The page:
The UN’s proposed sustainability targets are riddled with conflicts that could make them ineffective or outright harmful.
In theory, there is nothing wrong with such targets. After all, the Millennium Development Goals (MDGs) had mixed success on health, education and poverty but established the principle that measuring key indicators was a good way to at least begin tackling major issues.
Now, with increasing concern over environmental degradation and climate change the Sustainable Development Goals (SDGs) are currently being negotiated as the successors to the MDGs. Despite a huge effort in setting these goals, the compartmentalisation of major areas such as energy, water and the economy means that they are already in conflict – and this is before climate change is even added.
The latest set of sustainability goals was drafted by a UN working group and presented to the UN General Assembly in September. What we have ended up with is a set of 17 goals, each with various sub-goals, which cover everything from poverty and education to water, climate change and sustainable cities.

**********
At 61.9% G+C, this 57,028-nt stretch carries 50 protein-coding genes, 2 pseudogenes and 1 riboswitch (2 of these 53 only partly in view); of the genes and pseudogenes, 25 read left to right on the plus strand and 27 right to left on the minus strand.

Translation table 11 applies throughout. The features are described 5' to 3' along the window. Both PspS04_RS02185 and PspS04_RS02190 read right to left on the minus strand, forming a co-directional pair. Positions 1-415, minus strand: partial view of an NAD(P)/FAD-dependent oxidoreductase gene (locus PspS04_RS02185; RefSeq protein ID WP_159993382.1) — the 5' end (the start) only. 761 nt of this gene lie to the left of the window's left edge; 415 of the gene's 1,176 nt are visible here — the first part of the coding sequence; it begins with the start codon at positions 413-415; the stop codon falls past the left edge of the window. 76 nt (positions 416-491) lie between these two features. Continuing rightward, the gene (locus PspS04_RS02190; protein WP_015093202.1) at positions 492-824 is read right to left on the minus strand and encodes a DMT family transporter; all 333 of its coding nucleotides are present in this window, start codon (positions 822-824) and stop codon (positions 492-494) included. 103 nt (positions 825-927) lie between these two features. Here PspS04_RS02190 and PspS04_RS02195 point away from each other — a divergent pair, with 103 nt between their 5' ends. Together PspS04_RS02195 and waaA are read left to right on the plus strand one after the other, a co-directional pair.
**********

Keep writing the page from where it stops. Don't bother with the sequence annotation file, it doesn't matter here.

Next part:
While at first glance they appear comprehensive and ambitious, further examination reveals a potentially dangerous lack of understanding of how the different goals will affect each other.
An example of conflict
As the whole range of goals is so large, we’ll just focus on the interaction between the water, energy and climate change goals. In the official language, those goals are:
Goal 6: Ensure availability and sustainable management of water and sanitation for all
Goal 7: Ensure access to affordable, reliable, sustainable, and modern energy for all
Goal 13: Take urgent action to combat climate change and its impacts
Goals 8 and 9 on economic growth and “sustainable” industrialisation are phrased in such a way that they will impact most others, so we’ll consider them too.
The above graphic illustrates the ways in which the three goals might affect each other and not always in a positive way. The conflicts are caused, to some degree, by the very nature of the goals.